It’s scary to think about, but breast cancer doesn’t always present as a noticeable lump. There are many times that it gets diagnosed only after the lump has become large enough to be felt, some strange symptoms appear, or it’s caught in an imaging test. Many women might ask: how long can you have breast cancer without knowing? And most of all, how much can it progress? 

Self-checks might not detect early enough

A breast cancer researcher at Robert W. Franz Cancer Research Center in Portland, Oregon found that breast cancer can usually be felt by hand about two to five years after it begins developing. By this stage, it is a third of the size of a golf ball and has had enough time to possibly spread to other areas.

Though self-palpation can be a great practice and help you get acquainted with what feels normal in your own breasts, they aren’t foolproof. They might not detect cancer early enough, but regular mammograms will! The risk increases with age, so the recommendation is to get an annual mammogram if you’re between the ages of 45 and 55, and one every 1 to 2 years if you’re older than 55. The American Cancer Society states that women as young as 40 should get the choice to start early. 

Is breast cancer painless? Is there always a lump?

When a lump has become larger, it can cause some discomfort, but most breast cancers don’t cause pain. As discussed in a previous post, many of the causes of pain are benign and not related to cancer. On the other hand, an aggressive form called Inflammatory Breast Cancer (IBC) is more likely to cause pain- specifically a burning sensation. Luckily, only 1-5% of all breast cancer cases are diagnosed with IBC. Basically, don’t rule out consistent pain as a worrying sign. 

One thing to note about IBC is that a growth may not even be present. Instead, other symptoms occur and appear much quicker. Regardless of the type of cancer or if a definitive lump is found or not, any of the following symptoms should be a reason to get checked out by a doctor:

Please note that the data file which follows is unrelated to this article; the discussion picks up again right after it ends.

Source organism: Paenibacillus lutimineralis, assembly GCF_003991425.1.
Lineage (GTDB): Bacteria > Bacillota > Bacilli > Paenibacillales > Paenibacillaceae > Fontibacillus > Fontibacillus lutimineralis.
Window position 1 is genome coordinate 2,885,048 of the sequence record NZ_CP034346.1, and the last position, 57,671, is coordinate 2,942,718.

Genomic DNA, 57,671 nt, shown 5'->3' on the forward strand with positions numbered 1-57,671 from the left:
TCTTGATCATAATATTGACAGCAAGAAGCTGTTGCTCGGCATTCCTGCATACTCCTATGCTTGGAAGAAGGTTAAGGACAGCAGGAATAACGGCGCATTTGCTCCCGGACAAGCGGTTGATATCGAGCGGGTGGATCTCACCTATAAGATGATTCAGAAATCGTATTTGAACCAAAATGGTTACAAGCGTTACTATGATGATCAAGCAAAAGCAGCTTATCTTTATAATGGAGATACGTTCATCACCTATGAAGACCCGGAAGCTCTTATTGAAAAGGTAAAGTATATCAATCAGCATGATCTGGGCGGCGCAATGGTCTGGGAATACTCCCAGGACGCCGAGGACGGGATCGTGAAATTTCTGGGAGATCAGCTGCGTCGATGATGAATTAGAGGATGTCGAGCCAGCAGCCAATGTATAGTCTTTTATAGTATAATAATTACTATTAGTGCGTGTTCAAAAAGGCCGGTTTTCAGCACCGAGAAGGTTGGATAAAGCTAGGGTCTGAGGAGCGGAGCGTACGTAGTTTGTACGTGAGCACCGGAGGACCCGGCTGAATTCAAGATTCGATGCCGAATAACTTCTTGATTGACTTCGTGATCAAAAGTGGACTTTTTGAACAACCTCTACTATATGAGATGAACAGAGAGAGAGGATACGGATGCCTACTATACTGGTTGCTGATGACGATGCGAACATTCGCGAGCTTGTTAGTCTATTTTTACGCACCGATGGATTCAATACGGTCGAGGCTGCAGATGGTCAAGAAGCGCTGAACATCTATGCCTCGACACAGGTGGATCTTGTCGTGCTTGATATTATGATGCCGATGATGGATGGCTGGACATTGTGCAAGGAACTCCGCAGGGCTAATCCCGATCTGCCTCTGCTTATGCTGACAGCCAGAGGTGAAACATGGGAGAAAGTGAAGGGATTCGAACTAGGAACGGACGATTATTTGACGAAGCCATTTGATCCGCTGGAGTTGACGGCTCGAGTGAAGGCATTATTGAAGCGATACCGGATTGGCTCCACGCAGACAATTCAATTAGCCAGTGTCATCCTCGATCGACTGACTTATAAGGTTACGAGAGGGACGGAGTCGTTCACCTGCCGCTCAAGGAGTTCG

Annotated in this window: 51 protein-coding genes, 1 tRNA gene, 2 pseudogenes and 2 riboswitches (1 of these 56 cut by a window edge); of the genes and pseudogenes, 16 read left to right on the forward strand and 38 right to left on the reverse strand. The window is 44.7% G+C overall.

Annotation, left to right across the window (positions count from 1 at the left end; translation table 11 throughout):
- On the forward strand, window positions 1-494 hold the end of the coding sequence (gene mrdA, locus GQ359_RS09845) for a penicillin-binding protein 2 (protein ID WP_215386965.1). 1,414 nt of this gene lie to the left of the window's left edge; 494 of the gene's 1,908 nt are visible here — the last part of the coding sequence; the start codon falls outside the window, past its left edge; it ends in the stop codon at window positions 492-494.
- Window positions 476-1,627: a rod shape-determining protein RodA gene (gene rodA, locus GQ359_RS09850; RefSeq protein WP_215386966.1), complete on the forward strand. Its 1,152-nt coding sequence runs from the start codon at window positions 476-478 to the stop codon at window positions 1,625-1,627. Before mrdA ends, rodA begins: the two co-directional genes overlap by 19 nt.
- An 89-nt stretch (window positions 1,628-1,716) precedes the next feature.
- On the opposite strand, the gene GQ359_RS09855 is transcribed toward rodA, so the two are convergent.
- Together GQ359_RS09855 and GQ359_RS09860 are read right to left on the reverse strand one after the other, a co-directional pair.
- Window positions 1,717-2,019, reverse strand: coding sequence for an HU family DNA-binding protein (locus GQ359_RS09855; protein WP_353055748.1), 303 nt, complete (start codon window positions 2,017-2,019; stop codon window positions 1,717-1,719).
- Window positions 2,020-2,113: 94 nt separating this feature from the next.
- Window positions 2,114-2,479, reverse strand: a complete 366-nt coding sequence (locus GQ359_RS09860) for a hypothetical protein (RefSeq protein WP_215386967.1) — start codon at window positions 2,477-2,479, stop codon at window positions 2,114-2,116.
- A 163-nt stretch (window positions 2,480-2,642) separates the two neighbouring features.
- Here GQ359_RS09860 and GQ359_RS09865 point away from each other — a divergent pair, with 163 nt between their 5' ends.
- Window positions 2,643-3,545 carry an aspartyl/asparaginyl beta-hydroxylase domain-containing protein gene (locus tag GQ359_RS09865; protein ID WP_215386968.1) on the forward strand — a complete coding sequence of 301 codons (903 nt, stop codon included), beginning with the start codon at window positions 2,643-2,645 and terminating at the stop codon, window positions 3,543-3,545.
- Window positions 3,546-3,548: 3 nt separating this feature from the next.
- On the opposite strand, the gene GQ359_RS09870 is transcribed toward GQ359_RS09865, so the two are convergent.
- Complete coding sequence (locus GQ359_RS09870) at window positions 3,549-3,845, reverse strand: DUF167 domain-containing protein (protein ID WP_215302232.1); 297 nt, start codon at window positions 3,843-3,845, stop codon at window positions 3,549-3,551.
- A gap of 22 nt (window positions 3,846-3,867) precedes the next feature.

• Skin that is unusually red, blue, pink, or thickened 
  • Peeling, itchy skin 
  • One breast feeling full or heavy for an extended period of time (unrelated to your usual menstrual cycle symptoms) 
  • Nipple/s turning inward 
  • Nipple discharge 
  • Enlarged lymph nodes near the collarbone or underarm 
  • One breast feels warmer than the other 
  • Breast pain that is unrelated to your menstrual cycle 

So as you can tell, whether or not a palpable mass becomes noticeable or not, all of these signs should be a cause for concern. While any of the above can occur alongside a cancer diagnosis, the truth is that, sometimes, breast cancer may not have any signs or symptoms- especially in the early stages. It’s relatively rare, but it can happen. 

Even if these issues are something other than cancer, why ignore them? Part of early detection is being vigilant with our health overall. The question: How long can you have breast cancer without knowing? The simple answer: Cancer may progress to a later stage before anything abnormal is noticed. 

To find out more about what type of mammogram you should do, check out this resource which helps you determine if you are at a high or low-risk for cancer. Mammograms are one of the best technologies we have available today that can check for abnormalities and possible cancer. 

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